And that's when it got really interesting! Clearly frustrated with the KALTR's objections to the claim, the solicitor on behalf of John Menzies went down a separate tack - to have John formally recognised as an heir via the Services of Heirs procedure, and to have Janet Menzies appointed as an executrix dative for the moveable estate. Janet was first recognised as such in January 1913, and a month later John's application to be served heir went before the court. The Services of Heirs process was the Scottish jury based process by which anyone making a claim on heritable estate had to be first recognised as the lawful heir. There were two types of 'service' that could be applied, the easiest simply being a 'general service', the process pursued by Menzies' agents, where a jury simply looked at the evidence put before them and said yes or no as to whether the claimant was who he or she said they were (the other was a 'special service' where any land in question was also brought into the proceedings). Against the KALTR's objections, the Sheriff Court in Perth took a look at the family trees and other evidence placed before it and contented itself that John Menzies had the right to be recognised as MacLaren's heir-at-law. A last check in the indexes to the Services of Heirs from 1913 confirmed that John Menzies was duly served as heir as "second cousin" to James Alexander Playfair MacLaren. It seems that this move by Menzies' solicitor to have him recognised by a court as a lawful heir was enough to force the KALTR to release the assets held by the Crown which had been surrendered to it as Ultimus Haeres, to John Menzies, despite its overwhelming objections.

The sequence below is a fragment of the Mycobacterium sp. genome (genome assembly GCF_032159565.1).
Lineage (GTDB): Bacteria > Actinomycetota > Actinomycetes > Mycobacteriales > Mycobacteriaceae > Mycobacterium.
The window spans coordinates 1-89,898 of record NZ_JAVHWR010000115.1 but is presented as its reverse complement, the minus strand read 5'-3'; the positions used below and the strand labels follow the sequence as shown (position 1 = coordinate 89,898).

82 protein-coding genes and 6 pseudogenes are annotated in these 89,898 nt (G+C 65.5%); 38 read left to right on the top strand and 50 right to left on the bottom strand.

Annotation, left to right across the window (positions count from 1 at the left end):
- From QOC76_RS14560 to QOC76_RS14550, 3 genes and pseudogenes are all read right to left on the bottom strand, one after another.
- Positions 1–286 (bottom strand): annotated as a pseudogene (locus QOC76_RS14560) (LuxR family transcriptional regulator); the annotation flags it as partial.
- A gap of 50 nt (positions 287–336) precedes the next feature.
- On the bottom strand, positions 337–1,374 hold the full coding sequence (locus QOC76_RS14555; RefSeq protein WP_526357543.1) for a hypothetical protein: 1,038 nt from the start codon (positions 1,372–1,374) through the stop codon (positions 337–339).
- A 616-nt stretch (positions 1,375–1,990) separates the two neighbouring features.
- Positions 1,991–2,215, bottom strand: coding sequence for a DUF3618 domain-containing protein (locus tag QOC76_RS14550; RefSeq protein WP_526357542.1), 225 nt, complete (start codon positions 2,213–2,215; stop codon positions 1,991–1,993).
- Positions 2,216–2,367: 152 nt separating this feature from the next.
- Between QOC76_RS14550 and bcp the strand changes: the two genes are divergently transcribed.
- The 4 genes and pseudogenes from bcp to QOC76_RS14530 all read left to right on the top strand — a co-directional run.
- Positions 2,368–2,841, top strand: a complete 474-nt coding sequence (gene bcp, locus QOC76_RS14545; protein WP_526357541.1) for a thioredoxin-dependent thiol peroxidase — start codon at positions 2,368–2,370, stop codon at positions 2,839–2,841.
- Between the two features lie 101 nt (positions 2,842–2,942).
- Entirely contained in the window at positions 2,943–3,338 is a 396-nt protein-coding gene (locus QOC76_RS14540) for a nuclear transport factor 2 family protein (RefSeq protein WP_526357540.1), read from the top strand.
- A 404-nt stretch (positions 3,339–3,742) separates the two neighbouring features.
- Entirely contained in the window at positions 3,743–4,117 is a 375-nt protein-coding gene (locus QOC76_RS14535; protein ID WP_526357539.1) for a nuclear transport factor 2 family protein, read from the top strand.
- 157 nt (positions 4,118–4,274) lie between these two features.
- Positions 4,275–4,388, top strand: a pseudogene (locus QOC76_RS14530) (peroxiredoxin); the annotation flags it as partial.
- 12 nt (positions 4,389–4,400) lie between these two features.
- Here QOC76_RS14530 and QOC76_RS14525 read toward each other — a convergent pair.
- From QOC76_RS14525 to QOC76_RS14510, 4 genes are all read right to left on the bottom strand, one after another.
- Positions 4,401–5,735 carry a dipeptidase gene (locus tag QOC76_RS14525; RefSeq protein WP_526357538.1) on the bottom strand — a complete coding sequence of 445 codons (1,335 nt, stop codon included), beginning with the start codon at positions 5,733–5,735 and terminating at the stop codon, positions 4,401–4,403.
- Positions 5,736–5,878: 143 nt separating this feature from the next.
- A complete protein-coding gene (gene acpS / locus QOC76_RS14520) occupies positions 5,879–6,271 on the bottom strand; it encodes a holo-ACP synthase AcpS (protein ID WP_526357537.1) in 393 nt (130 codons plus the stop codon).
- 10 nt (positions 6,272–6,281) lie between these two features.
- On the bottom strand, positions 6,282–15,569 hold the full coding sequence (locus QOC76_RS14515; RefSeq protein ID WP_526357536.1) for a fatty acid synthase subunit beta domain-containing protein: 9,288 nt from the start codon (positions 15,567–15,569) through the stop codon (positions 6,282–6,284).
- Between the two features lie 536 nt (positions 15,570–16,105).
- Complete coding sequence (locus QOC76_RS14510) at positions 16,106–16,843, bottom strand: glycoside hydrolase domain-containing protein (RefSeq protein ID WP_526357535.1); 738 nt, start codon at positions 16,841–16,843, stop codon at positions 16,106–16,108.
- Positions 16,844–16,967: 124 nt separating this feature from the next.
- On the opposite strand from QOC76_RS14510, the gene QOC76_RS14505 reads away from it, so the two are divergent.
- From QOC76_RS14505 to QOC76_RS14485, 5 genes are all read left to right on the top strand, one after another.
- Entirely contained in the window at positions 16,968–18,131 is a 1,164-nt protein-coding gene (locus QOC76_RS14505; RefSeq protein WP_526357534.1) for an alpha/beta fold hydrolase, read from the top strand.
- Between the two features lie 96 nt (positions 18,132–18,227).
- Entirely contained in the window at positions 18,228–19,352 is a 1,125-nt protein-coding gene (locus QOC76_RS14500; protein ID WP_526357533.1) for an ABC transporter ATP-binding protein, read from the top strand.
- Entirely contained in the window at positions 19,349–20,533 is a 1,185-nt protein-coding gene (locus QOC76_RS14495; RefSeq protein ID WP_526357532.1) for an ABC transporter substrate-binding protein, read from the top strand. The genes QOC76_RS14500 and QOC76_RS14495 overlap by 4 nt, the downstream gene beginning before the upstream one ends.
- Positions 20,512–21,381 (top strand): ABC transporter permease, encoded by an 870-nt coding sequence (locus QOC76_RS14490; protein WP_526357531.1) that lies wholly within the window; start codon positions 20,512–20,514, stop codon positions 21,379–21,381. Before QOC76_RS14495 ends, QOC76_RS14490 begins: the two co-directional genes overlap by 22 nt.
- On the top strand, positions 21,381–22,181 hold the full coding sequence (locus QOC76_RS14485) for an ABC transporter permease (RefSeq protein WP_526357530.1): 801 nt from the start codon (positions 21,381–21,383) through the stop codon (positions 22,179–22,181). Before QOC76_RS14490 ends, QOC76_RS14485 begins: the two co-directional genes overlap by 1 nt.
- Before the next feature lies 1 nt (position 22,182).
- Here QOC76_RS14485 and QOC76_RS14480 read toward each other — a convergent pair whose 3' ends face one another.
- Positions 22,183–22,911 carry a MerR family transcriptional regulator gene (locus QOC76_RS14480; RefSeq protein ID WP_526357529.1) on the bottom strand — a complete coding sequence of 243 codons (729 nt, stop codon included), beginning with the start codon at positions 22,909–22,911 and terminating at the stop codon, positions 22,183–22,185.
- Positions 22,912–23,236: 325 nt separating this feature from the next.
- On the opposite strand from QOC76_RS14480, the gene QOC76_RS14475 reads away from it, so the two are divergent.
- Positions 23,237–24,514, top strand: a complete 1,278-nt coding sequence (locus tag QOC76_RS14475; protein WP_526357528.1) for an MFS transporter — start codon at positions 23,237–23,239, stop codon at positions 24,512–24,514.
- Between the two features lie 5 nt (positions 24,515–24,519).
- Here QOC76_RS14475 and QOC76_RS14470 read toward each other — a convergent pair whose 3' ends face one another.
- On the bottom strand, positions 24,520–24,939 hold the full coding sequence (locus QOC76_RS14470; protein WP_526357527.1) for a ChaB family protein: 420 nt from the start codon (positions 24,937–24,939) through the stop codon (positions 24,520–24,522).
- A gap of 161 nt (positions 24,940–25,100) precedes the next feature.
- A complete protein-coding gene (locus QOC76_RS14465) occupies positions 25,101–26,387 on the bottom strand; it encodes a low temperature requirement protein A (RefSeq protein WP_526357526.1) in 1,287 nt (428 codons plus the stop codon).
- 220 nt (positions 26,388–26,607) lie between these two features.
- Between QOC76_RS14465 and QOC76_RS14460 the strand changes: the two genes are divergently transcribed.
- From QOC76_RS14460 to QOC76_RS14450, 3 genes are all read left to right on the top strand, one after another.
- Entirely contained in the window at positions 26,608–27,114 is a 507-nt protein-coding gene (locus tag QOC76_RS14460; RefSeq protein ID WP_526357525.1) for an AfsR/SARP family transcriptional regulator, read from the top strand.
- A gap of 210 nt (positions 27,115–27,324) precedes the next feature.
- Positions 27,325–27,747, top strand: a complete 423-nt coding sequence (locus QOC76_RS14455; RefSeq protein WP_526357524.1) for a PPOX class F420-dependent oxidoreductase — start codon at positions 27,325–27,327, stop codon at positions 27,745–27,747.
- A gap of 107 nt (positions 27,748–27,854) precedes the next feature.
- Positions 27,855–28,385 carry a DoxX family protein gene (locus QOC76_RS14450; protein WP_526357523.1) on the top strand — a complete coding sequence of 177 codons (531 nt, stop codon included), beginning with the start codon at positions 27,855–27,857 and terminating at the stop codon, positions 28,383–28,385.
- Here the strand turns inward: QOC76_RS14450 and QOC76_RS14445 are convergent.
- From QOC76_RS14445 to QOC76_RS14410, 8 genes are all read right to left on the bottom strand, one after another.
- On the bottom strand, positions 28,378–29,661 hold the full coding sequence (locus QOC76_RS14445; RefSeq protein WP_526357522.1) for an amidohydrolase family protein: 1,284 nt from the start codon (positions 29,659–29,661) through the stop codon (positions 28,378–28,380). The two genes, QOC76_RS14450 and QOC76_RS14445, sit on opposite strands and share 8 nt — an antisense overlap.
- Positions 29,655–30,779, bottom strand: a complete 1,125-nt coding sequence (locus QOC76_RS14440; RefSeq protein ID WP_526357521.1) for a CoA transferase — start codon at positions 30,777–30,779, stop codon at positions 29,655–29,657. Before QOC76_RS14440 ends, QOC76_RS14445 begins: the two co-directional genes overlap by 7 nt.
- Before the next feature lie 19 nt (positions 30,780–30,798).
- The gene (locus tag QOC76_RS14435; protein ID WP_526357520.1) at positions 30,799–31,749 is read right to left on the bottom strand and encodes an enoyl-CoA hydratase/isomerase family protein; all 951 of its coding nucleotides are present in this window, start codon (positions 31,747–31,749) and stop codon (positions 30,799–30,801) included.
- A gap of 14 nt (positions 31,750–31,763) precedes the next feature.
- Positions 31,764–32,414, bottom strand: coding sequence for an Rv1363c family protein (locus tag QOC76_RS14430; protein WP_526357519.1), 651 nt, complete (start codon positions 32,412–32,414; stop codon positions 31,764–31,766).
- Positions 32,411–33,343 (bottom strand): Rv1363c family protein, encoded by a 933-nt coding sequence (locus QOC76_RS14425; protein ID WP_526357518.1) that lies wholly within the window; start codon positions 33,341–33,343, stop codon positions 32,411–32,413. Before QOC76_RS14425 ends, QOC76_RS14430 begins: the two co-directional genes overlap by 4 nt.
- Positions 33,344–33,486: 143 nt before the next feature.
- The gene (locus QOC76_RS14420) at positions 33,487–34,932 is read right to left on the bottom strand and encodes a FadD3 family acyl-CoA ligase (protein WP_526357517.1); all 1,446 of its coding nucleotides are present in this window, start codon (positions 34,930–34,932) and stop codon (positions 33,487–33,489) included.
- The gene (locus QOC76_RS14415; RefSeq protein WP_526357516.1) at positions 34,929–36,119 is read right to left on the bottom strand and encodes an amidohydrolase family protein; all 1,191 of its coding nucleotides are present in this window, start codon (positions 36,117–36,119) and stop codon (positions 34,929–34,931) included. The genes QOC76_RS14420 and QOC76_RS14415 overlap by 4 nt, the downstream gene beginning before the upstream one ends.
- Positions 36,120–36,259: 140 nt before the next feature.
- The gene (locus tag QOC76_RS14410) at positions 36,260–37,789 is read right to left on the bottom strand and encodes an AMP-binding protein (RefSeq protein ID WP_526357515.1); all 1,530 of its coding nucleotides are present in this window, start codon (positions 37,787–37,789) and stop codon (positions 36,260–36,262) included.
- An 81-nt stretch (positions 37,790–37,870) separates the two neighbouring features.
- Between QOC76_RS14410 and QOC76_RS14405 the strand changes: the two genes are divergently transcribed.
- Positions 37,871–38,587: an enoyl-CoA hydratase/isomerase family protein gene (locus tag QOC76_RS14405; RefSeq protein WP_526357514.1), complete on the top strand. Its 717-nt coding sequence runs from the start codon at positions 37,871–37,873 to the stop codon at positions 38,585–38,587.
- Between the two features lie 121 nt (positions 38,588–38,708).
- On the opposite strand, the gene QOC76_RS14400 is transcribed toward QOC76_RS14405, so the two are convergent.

Although there were many references to family trees and genealogical documents being bandied about between the relevant parties, no tree was found in the papers that have survived from the case - but the detail in the records at least provided the information that allowed Menzies to satisfy his claim as understood and believed by a court of law. Unfortunately the Sheriff Court papers from the period have not survived, nor the solicitors' papers, and so this cannot be pursued further. The question remains as to who was right. Did the KALTR office have a legitimate problem with the evidence it was asked to consider - or did the Jury listening to the services case get it wrong?!